Re: Cores

            "Ivy Bridge 3570k is the only CPU choice people need to know."

            That's what my games machine runs, but whilst I'd agree it is a sensible recommendation, that's not a bonkers machine, it's a machine for people with more sense than money. Those lucky enough to have the money to waste would be advised to buy the fastest i7 and overclock that, not because they need to, but simply because they can.

    2. VaalDonkie

      Re: Cores

      I would assume things like RTS games would take advantage of multiple cores simply because they tend to put much more stress on the CPU than other game genres. Imagine a 4v4 game of StarCraft 2 where everyone simultaneously Zerg Rushes an opponent.

      1. stanimir

        Re: Cores

        This is not how it works, to use more than one core the application has to be designed to do so. Writing concurrent stuff aint trivial and it's quite error prone.

        At some point you need to synchronize everything just b/c everyone rushes doesn't mean it's done concurrently.

        Some tasks can be easily parallelized like path finding, sorting large arrays, etc however when operating on small structures the lack of locality and price to fork/join outweights ability to run in multi-core.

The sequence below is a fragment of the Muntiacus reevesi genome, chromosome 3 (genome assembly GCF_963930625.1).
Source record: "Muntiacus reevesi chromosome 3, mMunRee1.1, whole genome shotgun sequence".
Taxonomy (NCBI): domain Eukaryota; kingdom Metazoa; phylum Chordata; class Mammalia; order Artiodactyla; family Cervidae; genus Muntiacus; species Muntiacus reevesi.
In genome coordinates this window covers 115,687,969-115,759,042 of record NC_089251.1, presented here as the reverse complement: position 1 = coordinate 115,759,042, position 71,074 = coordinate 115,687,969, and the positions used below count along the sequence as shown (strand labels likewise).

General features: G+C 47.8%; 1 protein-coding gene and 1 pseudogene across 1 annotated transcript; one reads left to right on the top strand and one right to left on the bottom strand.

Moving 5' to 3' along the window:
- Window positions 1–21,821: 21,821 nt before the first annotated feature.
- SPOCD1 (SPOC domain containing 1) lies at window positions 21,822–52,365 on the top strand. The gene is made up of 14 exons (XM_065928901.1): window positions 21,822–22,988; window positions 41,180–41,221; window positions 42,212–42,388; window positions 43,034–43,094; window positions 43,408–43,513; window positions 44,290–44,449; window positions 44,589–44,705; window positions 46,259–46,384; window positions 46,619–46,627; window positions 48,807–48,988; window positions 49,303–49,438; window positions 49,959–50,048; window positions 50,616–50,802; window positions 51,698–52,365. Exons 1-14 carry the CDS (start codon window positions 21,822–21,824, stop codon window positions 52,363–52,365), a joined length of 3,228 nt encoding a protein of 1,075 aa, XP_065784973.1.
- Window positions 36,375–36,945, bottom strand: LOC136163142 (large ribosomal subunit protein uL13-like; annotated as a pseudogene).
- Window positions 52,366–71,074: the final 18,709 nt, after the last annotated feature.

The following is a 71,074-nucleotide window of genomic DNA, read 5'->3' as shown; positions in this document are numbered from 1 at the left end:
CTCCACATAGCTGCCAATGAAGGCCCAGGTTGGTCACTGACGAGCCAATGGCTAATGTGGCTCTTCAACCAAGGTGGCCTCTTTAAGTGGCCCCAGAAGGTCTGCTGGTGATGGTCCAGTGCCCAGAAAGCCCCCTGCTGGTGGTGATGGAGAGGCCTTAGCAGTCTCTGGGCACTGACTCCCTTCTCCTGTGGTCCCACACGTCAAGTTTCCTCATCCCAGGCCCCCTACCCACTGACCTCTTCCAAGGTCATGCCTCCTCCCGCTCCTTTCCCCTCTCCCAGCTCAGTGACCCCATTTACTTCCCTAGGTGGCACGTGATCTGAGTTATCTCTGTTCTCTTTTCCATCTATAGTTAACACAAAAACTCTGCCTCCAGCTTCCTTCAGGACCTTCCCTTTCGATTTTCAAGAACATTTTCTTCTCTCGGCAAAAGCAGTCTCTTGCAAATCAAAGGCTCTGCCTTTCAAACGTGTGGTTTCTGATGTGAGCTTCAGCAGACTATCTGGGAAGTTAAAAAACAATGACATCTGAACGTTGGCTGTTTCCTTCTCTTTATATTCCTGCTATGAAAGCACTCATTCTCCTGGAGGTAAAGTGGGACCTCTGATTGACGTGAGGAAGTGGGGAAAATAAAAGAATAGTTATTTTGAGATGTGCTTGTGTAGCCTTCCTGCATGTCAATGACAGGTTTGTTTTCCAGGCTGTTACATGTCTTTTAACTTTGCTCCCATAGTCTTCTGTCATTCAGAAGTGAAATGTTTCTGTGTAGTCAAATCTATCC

For games usually single threaded performance is the most important factor when picking the CPU (unlike servers [usually])

  5. Jediben


    No point in spending so much money on a 'bonkers' (I have better) pc at home if you are going to plug is into a 21" cheapo monitor. Splash another grand on a 30" Dell fercryingoutloud.

    1. Dave 126 Silver badge

      Re: Monitor?

      Or three 23" monitors, depending upon the type of game. If you are going to buy one, with a view to adding to it later, consider the thickness of the bezel.

  6. Keith_C


    That's not bonkers, not with such a rubbish SSD. SATA? Pah!

    No, what you want is one of these:

    1. JDX Gold badge

      Re: Bonkers?

      How is that going to give you a better FPS or run at higher detail settings? It's not.

      1. Keith_C

        Re: Bonkers?

        Good point. In fact, take out the SanDisk SSD and replace it with a 5900rpm SATA drive, or slower if you can find one. Sure, load times will increase to durations best measure in ice ages, but even though you've called your build 'bonkers' and gone as far as speccing a GTX Titan it's important to save those pennies and cut back on the storage.

    2. Nya

      Re: Bonkers?

      The Revo drives are a piece of trash. I just got rid of one as it takes up that many motherboard resources you end up crippling half your system (let alone how slow it'll make your boot time). Use a Revo and lose a RAID controller, use the Revo and expansion slots gets disabled, use a Revo and USB3 get's nerfed down to only running at USB2 speed. And to top it all off, when I swapped the POS thing for a pair of OCZ Vectors, the Vectors smoked it in outright speed when paired up in RAID0...which worked perfectly along with all the other parts of the motherboard the naff Revo nerfed.